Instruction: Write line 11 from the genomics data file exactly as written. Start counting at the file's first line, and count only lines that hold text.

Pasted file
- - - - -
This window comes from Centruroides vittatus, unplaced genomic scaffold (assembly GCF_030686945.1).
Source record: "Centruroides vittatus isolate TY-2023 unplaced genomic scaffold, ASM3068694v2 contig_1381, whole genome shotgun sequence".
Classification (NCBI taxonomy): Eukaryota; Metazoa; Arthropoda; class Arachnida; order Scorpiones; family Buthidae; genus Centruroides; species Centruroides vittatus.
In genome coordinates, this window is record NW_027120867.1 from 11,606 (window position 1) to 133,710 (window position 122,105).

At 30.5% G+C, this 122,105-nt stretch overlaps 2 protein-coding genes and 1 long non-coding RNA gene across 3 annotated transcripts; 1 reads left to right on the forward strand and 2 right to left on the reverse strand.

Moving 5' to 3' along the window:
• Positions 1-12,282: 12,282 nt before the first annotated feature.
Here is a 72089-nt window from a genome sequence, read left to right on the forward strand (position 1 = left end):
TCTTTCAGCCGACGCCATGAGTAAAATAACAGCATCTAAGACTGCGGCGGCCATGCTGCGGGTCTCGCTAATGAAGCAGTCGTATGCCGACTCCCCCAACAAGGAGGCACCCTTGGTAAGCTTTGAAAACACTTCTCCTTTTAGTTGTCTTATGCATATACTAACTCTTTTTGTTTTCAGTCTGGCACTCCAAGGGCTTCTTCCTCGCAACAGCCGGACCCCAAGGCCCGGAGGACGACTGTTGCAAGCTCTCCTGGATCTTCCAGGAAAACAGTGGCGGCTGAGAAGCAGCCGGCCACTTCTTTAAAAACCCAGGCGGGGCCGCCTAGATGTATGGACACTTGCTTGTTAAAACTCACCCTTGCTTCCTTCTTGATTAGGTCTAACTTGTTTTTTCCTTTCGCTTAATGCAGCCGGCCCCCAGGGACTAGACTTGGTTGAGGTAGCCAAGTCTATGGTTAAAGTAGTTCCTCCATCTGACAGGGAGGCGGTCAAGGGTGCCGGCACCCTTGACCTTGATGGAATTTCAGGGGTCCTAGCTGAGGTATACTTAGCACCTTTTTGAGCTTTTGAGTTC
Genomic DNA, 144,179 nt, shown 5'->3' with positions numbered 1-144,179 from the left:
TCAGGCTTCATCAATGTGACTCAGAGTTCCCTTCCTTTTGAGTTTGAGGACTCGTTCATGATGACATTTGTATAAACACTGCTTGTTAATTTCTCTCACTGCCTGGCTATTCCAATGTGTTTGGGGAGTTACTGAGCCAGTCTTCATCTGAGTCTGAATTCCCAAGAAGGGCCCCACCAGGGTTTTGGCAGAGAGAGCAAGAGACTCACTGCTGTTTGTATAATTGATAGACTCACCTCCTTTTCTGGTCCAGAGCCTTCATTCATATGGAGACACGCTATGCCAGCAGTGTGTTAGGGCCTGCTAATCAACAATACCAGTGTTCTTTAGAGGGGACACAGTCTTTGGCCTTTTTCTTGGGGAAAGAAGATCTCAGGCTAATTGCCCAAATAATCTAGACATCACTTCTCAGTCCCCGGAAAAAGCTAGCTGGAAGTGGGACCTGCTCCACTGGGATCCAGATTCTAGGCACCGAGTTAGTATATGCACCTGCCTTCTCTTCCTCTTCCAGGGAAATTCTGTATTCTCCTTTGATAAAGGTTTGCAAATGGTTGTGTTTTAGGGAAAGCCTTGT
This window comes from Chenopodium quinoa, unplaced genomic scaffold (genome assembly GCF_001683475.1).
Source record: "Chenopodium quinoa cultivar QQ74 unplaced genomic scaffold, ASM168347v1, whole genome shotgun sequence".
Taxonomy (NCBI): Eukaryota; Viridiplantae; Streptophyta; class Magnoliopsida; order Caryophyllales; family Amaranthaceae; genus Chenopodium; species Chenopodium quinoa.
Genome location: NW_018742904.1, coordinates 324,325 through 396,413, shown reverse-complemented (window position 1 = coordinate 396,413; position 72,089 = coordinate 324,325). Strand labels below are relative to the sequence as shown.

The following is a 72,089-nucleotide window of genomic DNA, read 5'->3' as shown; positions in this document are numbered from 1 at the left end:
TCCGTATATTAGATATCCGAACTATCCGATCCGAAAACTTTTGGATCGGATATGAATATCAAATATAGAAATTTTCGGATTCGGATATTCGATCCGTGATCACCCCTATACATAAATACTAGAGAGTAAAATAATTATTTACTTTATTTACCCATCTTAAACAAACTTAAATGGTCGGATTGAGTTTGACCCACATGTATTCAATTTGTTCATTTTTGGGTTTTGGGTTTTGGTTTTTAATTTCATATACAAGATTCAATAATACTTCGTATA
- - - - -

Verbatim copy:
TCAGGCTTCATCAATGTGACTCAGAGTTCCCTTCCTTTTGAGTTTGAGGACTCGTTCATGATGACATTTGTATAAACACTGCTTGTTAATTTCTCTCACTGCCTGGCTATTCCAATGTGTTTGGGGAGTTACTGAGCCAGTCTTCATCTGAGTCTGAATTCCCAAGAAGGGCCCCACCAGGGTTTTGGCAGAGAGAGCAAGAGACTCACTGCTGTTTGTATAATTGATAGACTCACCTCCTTTTCTGGTCCAGAGCCTTCATTCATATGGAGACACGCTATGCCAGCAGTGTGTTAGGGCCTGCTAATCAACAATACCAGTGTTCTTTAGAGGGGACACAGTCTTTGGCCTTTTTCTTGGGGAAAGAAGATCTCAGGCTAATTGCCCAAATAATCTAGACATCACTTCTCAGTCCCCGGAAAAAGCTAGCTGGAAGTGGGACCTGCTCCACTGGGATCCAGATTCTAGGCACCGAGTTAGTATATGCACCTGCCTTCTCTTCCTCTTCCAGGGAAATTCTGTATTCTCCTTTGATAAAGGTTTGCAAATGGTTGTGTTTTAGGGAAAGCCTTGT